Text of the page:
Output: ubuntu-12.04.img
Total usable space: 2.9G
Free space: 2.1G (73%)

Even installing packages in the VM, it’s still taking under 1 minute:

$ virt-builder ubuntu-12.04 --install nmap
[   0.0] Downloading: file:///home/rjones/d/libguestfs/builder/website/ubuntu-12.04.xz
[   1.0] Creating disk image: ubuntu-12.04.img
[   1.0] Uncompressing: file:///home/rjones/d/libguestfs/builder/website/ubuntu-12.04.xz
[  10.0] Opening the new disk
[  34.0] Setting a random seed
[  34.0] Random root password: Mt3kxbEsBqumG6bR [did you mean to use --root-password?]
[  34.0] Installing packages: nmap
[  53.0] Finishing off
Output: ubuntu-12.04.img
Total usable space: 2.9G
Free space: 2.0G (70%)

The major changes are: It will use pxzcat (parallel xzcat) if available, and it will bypass the virt-resize step if you don’t specify the --size option (or if you make sure the templates are the right size to start with).


On a machine with an Intel SSD and parallel xzcat installed:

$ virt-builder ubuntu-12.04
[   0.0] Downloading: file:///home/rjones/d/libguestfs/builder/website/ubuntu-12.04.xz
[   1.0] Creating disk image: ubuntu-12.04.img
[   1.0] Uncompressing: file:///home/rjones/d/libguestfs/builder/website/ubuntu-12.04.xz
[  12.0] Opening the new disk
[  16.0] Setting a random seed
[  16.0] Random root password: JdIsqD5QB64yImYL [did you mean to use --root-password?]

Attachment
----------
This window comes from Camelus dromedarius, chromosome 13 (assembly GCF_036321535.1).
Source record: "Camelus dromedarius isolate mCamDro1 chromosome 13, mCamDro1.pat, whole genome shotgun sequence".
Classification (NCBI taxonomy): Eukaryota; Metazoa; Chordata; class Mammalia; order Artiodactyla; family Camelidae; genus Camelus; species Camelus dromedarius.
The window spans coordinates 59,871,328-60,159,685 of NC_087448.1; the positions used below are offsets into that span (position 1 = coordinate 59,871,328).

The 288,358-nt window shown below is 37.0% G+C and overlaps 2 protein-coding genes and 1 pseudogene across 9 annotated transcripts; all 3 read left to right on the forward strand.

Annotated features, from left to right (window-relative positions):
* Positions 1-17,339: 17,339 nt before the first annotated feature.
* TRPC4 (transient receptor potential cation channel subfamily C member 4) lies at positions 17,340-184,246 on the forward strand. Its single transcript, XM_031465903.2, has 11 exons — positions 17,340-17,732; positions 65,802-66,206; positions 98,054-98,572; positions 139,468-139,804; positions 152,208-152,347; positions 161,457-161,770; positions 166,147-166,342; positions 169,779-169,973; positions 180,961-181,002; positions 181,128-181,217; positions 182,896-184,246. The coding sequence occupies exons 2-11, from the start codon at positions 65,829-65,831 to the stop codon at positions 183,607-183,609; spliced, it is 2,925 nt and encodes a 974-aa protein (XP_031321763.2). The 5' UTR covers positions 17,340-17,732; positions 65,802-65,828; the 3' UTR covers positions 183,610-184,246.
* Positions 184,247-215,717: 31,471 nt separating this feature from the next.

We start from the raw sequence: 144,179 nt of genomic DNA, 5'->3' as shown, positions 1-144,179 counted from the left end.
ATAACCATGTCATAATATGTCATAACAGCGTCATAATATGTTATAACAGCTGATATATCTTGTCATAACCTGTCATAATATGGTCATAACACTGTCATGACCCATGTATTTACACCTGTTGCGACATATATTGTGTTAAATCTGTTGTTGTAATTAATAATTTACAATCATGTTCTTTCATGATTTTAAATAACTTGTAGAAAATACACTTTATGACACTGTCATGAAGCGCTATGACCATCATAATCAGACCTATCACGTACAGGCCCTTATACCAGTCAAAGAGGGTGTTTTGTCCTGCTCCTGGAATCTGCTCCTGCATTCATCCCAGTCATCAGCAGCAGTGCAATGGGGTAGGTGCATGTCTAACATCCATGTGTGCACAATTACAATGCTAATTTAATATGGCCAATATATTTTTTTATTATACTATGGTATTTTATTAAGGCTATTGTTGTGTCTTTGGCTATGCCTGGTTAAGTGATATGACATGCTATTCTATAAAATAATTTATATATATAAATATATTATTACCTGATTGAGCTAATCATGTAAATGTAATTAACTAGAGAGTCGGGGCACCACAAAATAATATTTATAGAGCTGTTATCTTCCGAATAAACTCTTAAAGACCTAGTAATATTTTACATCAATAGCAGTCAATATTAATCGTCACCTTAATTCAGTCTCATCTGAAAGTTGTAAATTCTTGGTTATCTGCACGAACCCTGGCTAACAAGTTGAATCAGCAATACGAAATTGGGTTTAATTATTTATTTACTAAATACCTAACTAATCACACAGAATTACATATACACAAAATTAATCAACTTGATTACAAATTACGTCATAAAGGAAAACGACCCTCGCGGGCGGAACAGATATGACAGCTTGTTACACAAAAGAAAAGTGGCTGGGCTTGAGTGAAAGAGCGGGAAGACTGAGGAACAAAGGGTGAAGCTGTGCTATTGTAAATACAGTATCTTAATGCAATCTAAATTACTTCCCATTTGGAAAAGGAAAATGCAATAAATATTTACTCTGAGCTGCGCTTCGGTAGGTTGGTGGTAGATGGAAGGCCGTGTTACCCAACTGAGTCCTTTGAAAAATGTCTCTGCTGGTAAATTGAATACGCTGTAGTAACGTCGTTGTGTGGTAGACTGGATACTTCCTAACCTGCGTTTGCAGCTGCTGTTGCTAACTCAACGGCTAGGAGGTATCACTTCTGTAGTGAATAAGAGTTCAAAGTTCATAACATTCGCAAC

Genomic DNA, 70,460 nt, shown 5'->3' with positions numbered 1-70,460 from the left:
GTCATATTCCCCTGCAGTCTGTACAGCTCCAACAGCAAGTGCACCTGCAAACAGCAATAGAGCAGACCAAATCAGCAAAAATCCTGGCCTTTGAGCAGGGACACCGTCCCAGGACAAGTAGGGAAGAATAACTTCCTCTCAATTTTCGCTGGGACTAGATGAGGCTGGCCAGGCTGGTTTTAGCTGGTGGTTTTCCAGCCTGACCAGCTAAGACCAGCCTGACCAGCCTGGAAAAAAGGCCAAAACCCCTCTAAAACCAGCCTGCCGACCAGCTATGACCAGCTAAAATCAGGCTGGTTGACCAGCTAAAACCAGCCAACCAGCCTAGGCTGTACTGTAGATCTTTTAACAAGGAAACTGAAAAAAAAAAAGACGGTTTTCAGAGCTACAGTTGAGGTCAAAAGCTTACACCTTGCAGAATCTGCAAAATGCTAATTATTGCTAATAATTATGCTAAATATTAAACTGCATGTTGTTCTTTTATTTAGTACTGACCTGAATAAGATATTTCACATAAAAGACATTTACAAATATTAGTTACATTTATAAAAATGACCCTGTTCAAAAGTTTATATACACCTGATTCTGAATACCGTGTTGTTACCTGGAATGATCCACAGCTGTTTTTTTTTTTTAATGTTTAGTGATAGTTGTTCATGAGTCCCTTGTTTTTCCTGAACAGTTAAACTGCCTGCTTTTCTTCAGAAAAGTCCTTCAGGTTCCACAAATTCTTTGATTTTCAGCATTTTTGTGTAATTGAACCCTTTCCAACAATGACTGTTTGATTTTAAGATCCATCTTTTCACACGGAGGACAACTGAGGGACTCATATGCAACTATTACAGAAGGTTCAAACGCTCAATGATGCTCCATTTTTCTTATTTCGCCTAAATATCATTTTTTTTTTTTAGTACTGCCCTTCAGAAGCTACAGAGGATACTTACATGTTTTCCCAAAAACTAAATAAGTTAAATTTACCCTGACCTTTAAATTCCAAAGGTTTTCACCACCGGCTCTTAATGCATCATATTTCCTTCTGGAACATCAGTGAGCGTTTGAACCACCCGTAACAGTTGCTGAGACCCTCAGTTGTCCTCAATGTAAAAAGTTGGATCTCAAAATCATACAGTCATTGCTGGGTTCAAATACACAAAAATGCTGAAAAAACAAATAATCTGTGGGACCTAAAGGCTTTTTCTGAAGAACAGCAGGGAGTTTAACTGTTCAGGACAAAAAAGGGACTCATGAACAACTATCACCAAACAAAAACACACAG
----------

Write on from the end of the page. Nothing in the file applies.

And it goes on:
[  16.0] Finishing off
Output: ubuntu-12.04.img
Total usable space: 2.9G
Free space: 2.1G (73%)

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virt-resize from an NBD source

New in libguestfs ≥ 1.23.23 is the ability to use virt-resize from a remote source.

One use for this is to use nbdkit’s xz plugin as a source, to easily create new images from highly compressed templates. In the example below nbdkit transparently (and in RAM) uncompresses the disk image, serving it up over /tmp/sock (a socket):

$ nbdkit -r -f -U /tmp/sock \
    /usr/lib64/nbdkit/plugins/nbdkit-xz-plugin.so \

Virt-resize fetches the image from the socket and writes & resizes it to the destination file:

$ truncate -s 20G /tmp/output.img   # adjust target size
$ virt-resize 'nbd://?socket=/tmp/sock' /tmp/output.img
$ killall nbdkit; rm /tmp/sock

You can then use virt-sysprep to set the hostname and run configuration scripts in the output image.